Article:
10 Ways To Lower Utility Bills

utilitie billsUtilities aren’t getting any cheaper. Each year the cost of oil, gas, electricity, water and phone service goes up. Yet, there are simple things you can do to¬† help lower your utility bills

1. Get an energy audit.
A home energy audit is the first step to assess how much energy your home consumes, and to evaluate what measures you can take to make your home more energy efficient. An audit will show you problems that may, when corrected, save you significant amounts of money over time. During the audit, you can pinpoint where your house is losing energy. Audits also determine the efficiency of your home’s heating and cooling systems. An audit may also show you ways to conserve hot water and electricity. Check with your local electric, gas and/or oil company to see if they offer a free or low-cost energy audit for your home. Get an estimate of how much you could save here.

2. Replace light bulbs.
The new LED bulbs use over 80% less energy than conventional incandescent bulbs, providing 100 watts of illumination for only 16-20 watts of power. What’s more, they last so much longer – as long as 20 years. And unlike incandescent bulbs that just go out, LED’s simply lose intensity and grow dimmer but do not actually leave you in the dark. Check them out.

3. Lower the thermostat.
Lowering your thermostat by about 10% for eight hours a day can shave 10% off your heating bill. If piling on extra layers of clothing doesn’t appeal to you, close off most of the house and use portable electric space heaters in the rooms you are using. Turn down the thermostat at night and sleep better in a cool room. Best of all, install a programmable thermostat and let it automatically adjust your home’s temperature according to your lifestyle.

4. Lower the temperature on your water heater.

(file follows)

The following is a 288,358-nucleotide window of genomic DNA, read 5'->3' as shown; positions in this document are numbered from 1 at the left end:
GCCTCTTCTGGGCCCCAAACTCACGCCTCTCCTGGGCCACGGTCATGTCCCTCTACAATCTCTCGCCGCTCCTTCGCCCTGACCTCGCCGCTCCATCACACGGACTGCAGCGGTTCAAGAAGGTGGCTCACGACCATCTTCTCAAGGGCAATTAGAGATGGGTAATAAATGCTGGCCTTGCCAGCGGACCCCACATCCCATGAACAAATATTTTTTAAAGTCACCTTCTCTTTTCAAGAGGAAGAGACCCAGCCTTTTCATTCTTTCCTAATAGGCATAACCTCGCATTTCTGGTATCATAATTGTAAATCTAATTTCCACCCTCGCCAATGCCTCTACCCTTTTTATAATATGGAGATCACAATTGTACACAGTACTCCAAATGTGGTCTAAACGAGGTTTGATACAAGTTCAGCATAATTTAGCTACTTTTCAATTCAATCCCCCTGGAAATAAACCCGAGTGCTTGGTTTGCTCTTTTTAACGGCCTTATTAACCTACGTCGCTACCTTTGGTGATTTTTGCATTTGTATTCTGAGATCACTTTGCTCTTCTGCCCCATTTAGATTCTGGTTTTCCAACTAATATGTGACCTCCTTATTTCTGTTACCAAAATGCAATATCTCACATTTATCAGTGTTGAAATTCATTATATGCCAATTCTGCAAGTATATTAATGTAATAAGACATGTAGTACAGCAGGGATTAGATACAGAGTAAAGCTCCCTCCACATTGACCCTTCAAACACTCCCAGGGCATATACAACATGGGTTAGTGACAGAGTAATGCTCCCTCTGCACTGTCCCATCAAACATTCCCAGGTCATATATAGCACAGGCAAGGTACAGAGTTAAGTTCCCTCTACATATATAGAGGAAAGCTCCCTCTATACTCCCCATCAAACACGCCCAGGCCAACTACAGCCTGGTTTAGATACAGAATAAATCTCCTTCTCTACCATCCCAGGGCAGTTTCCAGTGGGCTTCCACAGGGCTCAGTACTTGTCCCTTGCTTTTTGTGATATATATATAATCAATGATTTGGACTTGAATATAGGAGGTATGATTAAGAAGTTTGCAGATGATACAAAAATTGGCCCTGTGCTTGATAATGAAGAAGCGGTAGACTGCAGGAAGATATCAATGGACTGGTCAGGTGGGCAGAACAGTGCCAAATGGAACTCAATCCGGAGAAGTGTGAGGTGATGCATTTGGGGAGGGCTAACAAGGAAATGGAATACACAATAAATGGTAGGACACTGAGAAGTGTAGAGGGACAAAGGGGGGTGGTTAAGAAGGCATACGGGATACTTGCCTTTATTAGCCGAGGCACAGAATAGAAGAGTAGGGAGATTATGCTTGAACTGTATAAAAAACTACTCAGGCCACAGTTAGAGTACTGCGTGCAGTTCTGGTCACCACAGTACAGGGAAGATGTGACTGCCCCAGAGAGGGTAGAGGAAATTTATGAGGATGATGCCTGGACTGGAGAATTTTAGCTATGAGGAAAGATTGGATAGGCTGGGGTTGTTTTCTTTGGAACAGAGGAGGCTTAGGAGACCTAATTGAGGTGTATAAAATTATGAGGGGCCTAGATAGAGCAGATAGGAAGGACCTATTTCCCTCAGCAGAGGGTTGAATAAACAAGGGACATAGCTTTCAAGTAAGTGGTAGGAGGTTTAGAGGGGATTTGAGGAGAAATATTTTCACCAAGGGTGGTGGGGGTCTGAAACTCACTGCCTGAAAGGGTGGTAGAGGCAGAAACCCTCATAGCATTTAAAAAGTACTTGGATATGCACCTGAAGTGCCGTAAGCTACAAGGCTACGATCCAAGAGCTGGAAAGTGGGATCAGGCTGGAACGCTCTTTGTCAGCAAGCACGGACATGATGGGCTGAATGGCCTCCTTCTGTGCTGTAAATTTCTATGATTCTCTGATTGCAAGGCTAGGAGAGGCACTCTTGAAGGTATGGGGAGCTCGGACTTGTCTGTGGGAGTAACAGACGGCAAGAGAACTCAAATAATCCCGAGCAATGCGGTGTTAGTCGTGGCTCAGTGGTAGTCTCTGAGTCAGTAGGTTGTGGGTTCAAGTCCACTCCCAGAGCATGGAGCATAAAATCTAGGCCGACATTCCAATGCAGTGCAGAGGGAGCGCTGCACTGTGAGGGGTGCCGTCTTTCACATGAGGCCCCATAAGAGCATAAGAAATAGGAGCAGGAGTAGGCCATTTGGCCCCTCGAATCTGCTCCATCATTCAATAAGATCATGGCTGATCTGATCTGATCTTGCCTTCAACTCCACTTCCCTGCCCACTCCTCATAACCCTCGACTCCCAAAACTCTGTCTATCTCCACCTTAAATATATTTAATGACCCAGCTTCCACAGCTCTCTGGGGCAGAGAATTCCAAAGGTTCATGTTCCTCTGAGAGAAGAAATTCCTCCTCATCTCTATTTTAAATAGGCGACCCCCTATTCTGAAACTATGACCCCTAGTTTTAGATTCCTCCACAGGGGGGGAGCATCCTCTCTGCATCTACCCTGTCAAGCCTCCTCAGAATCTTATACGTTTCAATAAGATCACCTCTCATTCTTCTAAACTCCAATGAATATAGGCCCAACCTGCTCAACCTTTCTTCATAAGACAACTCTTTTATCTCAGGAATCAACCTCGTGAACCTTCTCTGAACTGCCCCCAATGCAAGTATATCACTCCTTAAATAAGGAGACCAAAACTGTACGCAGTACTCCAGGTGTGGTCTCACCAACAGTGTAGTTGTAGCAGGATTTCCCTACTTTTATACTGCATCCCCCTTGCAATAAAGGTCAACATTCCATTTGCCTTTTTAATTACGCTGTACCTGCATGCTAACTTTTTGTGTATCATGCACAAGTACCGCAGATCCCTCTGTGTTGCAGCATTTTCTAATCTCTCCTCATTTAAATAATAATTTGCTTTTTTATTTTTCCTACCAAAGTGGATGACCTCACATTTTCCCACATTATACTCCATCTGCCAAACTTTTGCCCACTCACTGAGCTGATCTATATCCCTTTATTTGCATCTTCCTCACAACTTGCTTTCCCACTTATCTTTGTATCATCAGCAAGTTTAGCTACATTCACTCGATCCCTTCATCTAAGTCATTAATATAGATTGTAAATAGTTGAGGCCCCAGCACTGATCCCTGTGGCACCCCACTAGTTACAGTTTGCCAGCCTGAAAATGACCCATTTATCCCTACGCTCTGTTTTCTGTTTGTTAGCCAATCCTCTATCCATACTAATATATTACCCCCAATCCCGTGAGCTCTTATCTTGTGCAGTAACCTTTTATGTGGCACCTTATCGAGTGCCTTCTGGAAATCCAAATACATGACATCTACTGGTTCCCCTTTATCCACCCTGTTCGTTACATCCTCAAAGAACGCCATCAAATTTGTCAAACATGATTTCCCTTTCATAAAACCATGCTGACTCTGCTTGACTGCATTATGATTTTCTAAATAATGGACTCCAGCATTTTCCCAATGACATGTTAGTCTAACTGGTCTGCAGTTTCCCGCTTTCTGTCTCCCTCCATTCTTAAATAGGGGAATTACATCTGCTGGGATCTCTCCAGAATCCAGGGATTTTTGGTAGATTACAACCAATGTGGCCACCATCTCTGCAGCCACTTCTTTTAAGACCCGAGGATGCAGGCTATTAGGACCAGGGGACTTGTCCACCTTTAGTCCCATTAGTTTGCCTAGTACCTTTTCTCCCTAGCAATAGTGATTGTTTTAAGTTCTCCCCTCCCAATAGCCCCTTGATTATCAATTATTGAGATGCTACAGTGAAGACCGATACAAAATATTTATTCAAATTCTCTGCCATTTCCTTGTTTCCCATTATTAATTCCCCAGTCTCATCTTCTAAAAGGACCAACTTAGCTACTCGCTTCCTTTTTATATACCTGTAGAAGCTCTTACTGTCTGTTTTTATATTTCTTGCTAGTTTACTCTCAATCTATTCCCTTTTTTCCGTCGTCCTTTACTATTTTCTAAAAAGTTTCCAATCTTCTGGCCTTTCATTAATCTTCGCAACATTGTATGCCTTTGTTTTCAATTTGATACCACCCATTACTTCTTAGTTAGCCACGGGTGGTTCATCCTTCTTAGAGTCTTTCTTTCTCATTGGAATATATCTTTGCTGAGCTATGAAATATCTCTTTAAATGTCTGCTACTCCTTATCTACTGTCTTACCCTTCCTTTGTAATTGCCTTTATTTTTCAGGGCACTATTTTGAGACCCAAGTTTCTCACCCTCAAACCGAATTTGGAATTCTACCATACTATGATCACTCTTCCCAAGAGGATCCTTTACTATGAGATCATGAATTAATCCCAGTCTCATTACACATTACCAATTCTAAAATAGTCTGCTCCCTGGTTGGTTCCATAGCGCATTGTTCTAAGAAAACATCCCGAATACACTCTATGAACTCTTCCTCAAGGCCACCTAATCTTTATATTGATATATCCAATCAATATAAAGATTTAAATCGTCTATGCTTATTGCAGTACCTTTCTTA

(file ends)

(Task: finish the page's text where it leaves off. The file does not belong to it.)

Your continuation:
Dropping the temperature on your water heater from a scalding 140 degrees to a plenty-hot 120 degrees can save you nearly $50/year. To save another 10%, wrap the tank in an insulating blanket (not recommended for gas heaters and those with automatic vent dampers). And avoid using the hot water heater when doing the laundry by washing in cold water.

5. Insulate
Adequate attic ceiling insulation is the mainstay of a cheap-to-heat house. Most homes built prior to 1990 have inadequate attic ceiling insulation. Take a ruler up to your attic, and if the insulation measures 6 inches thick or less, you are under-insulated. Insulating to at least 12 inches thick could lower your heating and cooling costs a whopping 25% in a single year. You can have insulation blown in which is usually done by a specialist in this field, or you can purchase insulation batting and install it yourself. The cost can be offset by the federal home energy tax credit of up to $500 for making your home more energy efficient. Insulating may also qualify for certain state incentives.

6. Ditch the electric gadgets.
In addition to being expensive, they take up too much space and most of them are hardly time savers. Yes, you can keep your electric hair dryer, iron, blender or food processor, coffee pot and hand mixer; but get rid of the electric can opener, knife, blanket, rice cooker, juicer, espresso maker, shoe polishers, coffee grinders, crepe makers, tea kettles and fry pans among others. Simpler really is better and you’ll save a few dollars of energy to boot.